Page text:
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You first, Gianni Infantino
The FIFA president said equal prize money at the World Cup "would not solve anything." He's wrong.
We’re two days away from the Women’s World Cup final, and to mark the occasion, FIFA president Gianni Infantino spoke to reporters at the FIFA Women’s Football Convention.
Friends, he said so many things.
Per The Athletic, he boasted about how good FIFA’s decision was to expand the tournament from 24 to 32 teams. He said the tournament broke even by generating $570 million. He talked about how we need to see more professional women’s leagues across the world, which I agree with. He urged everyone from federations to sponsors to journalists to governments to invest more in women’s football, which would certainly be nice.
Then he decided to speak directly to the women in the audience, because apparently on this day, he was feeling sexist.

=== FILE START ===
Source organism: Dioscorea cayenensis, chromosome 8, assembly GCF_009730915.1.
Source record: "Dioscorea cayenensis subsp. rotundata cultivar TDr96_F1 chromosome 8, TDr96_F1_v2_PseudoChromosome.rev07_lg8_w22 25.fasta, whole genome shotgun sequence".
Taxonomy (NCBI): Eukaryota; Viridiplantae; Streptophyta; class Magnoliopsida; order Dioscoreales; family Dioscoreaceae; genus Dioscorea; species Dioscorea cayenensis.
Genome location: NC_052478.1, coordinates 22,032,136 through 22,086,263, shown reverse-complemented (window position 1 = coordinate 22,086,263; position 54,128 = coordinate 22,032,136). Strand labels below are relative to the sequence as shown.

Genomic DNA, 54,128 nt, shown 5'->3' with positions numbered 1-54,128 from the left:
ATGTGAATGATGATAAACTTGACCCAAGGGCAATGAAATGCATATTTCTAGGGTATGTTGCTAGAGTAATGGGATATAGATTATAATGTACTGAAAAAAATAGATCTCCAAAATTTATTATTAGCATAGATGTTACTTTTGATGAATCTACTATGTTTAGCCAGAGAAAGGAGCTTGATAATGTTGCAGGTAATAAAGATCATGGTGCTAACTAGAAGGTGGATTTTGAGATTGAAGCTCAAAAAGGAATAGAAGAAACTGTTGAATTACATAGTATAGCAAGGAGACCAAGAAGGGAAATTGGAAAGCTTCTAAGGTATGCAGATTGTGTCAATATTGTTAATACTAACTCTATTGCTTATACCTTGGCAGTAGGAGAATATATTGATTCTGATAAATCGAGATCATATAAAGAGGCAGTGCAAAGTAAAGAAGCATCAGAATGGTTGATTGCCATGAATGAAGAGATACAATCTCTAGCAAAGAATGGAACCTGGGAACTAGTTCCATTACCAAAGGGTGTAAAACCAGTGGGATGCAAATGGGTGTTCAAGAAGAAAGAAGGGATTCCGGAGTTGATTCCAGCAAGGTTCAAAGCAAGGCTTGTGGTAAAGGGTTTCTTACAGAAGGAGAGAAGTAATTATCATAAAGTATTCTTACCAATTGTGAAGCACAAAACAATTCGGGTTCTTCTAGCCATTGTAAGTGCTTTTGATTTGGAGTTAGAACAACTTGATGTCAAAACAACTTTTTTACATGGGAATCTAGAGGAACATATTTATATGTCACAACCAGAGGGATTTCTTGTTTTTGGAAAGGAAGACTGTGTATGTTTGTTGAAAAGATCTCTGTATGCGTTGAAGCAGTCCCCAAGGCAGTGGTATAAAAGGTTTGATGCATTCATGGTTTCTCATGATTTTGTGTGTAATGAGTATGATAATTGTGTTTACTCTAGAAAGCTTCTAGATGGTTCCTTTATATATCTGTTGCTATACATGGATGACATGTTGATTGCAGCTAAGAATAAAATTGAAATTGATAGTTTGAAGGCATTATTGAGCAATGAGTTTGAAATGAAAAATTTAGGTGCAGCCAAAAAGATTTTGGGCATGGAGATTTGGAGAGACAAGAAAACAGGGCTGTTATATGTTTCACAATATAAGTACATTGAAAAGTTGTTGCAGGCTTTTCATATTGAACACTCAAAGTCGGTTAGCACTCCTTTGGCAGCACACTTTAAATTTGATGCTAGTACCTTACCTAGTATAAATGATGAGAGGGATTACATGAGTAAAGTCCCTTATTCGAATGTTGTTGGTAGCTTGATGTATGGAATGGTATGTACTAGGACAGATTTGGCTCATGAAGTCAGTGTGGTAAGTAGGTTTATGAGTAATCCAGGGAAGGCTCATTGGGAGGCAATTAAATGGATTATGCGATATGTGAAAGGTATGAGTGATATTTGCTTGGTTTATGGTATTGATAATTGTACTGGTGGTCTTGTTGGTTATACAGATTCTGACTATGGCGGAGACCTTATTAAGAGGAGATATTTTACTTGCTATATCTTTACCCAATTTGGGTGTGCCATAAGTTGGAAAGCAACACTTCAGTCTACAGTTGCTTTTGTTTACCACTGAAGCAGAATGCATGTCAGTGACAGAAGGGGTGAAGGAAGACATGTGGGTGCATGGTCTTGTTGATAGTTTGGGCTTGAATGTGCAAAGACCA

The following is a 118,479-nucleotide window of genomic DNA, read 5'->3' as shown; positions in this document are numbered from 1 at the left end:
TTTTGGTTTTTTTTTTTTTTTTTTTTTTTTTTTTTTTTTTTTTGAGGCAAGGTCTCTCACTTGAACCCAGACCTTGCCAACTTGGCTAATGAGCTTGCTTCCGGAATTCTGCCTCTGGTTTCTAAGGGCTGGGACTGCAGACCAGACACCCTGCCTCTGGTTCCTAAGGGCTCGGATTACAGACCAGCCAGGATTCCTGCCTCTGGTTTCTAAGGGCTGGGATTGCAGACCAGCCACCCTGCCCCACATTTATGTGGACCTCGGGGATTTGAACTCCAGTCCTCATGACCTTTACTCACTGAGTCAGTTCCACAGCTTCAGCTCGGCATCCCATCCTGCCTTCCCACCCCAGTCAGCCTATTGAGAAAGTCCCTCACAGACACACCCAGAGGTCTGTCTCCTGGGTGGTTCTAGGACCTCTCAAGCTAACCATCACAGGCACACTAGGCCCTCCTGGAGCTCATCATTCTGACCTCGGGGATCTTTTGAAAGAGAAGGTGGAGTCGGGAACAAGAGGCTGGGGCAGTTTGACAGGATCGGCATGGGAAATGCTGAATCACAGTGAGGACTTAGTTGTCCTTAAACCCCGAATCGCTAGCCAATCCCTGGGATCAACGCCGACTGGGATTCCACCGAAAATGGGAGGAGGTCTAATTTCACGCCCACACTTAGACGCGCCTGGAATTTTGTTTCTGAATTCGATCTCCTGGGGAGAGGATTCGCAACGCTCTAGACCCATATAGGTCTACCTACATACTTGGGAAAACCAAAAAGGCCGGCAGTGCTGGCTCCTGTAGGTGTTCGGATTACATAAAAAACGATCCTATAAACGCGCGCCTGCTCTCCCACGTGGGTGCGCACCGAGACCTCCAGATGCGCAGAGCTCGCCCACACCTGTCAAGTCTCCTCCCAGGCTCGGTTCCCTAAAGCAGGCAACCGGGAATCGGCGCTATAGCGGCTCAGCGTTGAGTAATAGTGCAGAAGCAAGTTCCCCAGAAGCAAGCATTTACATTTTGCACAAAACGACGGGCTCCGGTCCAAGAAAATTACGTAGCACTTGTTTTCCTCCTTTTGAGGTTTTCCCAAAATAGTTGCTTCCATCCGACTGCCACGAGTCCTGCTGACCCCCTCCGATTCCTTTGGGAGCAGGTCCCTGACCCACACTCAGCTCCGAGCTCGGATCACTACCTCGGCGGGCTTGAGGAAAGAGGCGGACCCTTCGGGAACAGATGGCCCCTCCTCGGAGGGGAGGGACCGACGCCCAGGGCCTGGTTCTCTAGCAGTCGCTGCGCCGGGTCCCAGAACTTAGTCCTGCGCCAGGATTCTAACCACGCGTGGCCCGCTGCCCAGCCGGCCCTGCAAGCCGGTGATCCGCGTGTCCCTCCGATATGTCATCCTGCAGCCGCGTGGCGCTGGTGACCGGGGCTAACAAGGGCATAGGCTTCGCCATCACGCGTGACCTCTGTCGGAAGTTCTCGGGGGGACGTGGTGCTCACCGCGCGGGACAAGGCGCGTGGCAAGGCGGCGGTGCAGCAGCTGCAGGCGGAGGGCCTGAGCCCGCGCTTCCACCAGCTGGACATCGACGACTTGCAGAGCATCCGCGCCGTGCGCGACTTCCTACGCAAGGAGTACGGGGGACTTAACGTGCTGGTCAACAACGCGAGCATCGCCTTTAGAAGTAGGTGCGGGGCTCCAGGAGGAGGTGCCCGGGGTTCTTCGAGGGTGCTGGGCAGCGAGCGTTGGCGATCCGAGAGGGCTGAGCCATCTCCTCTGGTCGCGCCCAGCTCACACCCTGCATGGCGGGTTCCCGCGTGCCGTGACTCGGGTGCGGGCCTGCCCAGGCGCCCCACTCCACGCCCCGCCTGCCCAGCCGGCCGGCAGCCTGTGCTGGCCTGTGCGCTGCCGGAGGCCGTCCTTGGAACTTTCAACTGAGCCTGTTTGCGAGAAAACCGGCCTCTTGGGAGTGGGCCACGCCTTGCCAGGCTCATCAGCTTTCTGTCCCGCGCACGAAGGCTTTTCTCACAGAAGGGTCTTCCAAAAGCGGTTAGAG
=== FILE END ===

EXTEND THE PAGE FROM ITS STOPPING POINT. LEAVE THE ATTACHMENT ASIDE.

“With men, with FIFA, you will find open doors,” he said to the women. “Just push the doors. They are open. And do it also at national level, in every country, at continental level, in every confederation. Just keep pushing, keep the momentum, keep dreaming, and let’s really go for a full equality.
“Not just equal pay in the World Cup, which is a slogan that comes up every now and then. Equal pay in the World Cup, we are going in that direction already. But that would not solve anything. It might be a symbol but it would not solve anything, because it’s one month every four years and it’s a few players out of the thousands and thousands of players. We need to keep the momentum. We need to push it. We need to go for equality but we have to do it for real. And you, here in this room, all the women in this room, you have the power to do it. So believe in it.”